Just One Thing to Learn

the number one High school and college essays may have an arbitrary length (e.g. 2,500 words) or structure (e.g. abstract, introduction, literature review, discussion). However, the way writers go about writing nonfiction exposition is the same regardless of length or number of paragraphs. The expository writing process does not change. It always begins with finding a topic and goes on to:

  1. developing a working thesis on the topic
  2. finding support for and opposition to the working thesis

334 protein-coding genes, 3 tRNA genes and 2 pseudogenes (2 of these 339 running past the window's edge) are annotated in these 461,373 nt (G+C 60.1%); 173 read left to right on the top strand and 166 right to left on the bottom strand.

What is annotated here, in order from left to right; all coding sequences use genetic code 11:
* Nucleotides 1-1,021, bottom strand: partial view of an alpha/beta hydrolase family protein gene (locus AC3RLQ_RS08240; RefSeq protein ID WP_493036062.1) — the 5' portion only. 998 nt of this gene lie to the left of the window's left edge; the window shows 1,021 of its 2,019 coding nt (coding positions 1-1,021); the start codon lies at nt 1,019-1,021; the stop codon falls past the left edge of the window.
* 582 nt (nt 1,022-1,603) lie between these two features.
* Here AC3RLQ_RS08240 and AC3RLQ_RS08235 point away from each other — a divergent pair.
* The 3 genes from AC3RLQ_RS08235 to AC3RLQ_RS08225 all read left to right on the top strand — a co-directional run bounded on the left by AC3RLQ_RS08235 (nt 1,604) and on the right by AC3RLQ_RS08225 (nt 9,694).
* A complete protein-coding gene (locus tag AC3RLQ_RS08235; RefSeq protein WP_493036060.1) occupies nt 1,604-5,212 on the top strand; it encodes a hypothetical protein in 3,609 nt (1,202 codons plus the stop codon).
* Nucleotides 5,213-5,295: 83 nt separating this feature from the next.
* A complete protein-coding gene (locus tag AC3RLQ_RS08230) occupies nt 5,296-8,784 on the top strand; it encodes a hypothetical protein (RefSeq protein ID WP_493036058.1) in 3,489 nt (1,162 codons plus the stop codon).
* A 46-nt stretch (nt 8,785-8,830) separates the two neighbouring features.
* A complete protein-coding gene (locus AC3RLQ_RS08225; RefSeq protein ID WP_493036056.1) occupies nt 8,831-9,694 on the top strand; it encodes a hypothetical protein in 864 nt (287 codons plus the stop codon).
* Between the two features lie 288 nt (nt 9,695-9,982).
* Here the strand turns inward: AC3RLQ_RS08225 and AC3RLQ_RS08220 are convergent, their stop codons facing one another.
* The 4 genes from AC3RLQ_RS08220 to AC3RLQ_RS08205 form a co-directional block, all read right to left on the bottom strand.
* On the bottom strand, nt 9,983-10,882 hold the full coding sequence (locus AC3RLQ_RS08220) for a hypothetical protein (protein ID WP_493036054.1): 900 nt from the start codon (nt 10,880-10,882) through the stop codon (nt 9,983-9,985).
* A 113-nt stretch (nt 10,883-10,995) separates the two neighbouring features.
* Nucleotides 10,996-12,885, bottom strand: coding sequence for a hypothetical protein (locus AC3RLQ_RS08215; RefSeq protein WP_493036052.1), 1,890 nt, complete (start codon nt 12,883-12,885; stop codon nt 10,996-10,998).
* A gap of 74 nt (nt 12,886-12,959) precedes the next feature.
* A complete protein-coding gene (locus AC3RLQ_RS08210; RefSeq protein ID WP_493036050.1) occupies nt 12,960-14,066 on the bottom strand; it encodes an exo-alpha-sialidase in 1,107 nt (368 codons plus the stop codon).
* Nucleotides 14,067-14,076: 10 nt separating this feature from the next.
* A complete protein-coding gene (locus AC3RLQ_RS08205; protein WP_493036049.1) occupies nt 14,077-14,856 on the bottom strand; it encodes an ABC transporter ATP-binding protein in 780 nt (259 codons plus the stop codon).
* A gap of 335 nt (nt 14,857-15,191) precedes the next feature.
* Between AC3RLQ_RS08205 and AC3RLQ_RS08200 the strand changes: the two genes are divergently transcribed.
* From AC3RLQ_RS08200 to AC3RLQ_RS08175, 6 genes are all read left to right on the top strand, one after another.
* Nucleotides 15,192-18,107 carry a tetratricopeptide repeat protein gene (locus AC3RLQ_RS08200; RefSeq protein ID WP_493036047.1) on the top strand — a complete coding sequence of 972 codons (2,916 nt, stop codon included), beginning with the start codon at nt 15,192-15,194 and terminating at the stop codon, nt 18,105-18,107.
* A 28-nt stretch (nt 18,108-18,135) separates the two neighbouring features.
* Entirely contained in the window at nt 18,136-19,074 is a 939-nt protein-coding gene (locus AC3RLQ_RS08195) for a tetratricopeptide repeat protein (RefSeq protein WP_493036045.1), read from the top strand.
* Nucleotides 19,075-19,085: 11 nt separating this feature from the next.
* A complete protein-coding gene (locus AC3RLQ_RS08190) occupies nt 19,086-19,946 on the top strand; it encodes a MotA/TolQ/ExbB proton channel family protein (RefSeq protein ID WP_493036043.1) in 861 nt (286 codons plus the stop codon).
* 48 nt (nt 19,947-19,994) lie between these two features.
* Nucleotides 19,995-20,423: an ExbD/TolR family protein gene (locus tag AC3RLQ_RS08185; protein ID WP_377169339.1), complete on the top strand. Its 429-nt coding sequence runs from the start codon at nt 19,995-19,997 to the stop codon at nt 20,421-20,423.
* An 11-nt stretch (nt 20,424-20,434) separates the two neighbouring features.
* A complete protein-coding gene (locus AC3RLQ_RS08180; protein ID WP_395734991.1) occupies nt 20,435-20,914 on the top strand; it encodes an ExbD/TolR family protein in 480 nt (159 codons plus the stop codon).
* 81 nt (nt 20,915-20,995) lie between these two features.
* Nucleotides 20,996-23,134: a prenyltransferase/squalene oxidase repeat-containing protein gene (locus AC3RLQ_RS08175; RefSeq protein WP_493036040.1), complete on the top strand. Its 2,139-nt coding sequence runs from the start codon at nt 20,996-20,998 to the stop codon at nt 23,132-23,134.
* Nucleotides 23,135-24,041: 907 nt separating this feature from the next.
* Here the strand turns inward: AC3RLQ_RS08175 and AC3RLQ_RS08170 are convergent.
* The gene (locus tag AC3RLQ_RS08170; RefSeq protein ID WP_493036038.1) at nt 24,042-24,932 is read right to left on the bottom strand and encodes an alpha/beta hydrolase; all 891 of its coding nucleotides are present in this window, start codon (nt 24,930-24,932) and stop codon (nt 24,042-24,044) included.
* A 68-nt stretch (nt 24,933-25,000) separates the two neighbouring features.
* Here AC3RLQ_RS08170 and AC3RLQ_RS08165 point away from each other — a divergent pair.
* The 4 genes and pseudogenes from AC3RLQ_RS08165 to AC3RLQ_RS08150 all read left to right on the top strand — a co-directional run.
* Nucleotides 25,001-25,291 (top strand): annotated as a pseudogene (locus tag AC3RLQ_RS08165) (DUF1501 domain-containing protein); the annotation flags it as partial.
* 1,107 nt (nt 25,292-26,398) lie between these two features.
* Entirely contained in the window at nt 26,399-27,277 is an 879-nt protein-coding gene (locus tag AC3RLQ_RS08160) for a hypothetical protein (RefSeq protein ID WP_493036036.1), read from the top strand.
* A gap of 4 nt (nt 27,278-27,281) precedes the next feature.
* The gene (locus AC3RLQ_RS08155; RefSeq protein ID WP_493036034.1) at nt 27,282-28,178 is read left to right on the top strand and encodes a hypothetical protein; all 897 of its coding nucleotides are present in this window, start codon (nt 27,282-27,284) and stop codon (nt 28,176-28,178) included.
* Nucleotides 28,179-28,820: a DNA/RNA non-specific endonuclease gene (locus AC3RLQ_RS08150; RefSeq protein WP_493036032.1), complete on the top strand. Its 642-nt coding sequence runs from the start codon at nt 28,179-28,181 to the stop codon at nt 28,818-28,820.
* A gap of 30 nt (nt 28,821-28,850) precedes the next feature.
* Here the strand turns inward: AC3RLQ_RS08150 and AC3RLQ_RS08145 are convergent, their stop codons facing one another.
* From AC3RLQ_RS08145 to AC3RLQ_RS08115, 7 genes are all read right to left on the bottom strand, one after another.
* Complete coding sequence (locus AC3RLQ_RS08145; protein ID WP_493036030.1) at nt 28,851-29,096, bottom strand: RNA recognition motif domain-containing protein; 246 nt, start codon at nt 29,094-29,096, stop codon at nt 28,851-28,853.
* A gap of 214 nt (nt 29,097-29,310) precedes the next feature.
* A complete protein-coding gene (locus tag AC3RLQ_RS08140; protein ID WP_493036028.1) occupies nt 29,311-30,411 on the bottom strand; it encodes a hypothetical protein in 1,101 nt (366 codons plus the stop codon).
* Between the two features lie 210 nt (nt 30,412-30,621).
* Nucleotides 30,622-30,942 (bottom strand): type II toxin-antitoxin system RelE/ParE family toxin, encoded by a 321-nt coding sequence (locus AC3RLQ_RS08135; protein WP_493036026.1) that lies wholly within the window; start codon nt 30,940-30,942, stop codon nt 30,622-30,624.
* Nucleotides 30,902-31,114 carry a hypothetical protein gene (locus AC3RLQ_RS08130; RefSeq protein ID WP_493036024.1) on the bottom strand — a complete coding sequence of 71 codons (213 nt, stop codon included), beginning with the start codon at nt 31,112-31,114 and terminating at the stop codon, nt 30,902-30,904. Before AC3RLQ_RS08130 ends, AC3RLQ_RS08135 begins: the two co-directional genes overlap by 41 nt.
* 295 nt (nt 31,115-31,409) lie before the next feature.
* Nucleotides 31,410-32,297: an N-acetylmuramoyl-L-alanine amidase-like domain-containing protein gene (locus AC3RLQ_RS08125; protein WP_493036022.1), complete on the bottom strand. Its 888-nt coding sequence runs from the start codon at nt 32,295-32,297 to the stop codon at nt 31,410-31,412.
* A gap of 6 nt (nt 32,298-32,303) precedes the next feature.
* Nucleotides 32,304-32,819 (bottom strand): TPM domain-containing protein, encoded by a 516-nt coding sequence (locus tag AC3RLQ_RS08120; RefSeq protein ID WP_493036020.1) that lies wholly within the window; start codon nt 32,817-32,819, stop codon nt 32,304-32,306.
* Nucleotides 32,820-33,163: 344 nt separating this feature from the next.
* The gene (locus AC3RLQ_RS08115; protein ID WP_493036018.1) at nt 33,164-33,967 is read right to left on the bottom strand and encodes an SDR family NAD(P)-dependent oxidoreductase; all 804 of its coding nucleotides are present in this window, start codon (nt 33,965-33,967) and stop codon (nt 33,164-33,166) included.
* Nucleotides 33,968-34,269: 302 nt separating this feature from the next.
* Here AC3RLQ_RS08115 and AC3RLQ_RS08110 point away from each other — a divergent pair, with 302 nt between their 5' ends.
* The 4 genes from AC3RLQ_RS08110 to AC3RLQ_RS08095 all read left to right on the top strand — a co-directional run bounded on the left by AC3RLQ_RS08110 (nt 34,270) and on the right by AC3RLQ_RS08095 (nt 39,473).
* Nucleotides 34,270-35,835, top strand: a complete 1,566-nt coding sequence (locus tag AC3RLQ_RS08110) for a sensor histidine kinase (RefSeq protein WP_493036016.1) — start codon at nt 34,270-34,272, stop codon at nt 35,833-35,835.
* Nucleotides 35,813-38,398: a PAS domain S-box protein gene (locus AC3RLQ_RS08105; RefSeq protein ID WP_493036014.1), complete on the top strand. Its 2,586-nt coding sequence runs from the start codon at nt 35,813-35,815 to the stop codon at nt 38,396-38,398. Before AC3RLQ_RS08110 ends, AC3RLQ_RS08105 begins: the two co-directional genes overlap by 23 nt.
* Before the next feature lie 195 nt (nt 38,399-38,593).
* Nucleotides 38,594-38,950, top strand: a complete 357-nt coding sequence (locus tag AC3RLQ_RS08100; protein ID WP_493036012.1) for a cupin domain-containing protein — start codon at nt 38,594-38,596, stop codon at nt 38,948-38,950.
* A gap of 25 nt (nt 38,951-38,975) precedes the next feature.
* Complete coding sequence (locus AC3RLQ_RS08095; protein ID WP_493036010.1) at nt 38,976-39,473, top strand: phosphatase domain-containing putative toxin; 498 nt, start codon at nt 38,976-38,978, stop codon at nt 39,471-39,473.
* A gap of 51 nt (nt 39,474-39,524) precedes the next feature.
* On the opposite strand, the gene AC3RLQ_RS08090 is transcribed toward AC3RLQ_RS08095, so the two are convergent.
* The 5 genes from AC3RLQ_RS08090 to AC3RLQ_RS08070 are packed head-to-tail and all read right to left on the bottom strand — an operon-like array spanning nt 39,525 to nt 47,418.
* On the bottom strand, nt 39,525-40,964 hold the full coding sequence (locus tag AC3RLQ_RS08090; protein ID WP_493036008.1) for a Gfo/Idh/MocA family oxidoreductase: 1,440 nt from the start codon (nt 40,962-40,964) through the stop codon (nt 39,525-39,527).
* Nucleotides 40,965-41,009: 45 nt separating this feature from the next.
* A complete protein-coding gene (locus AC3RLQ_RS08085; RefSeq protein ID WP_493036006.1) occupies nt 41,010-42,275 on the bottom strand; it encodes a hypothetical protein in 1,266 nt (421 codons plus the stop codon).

3. organizing a response around the working thesis or some modification of it
  4. drafting the paper
  5. editing the paper

Hopelessly oversimplified?

Of course it is.

That’s its virtue.

Once students have gotten the hang of the process, which many can master in third or fourth grade, teachers can teach them how to approach more complicated topics and formats as modifications of what they already know.  When students aren’t focusing on their fear of something new, they can focus on their writing.

So tell students they have just one process to learn.

They will love you for it.

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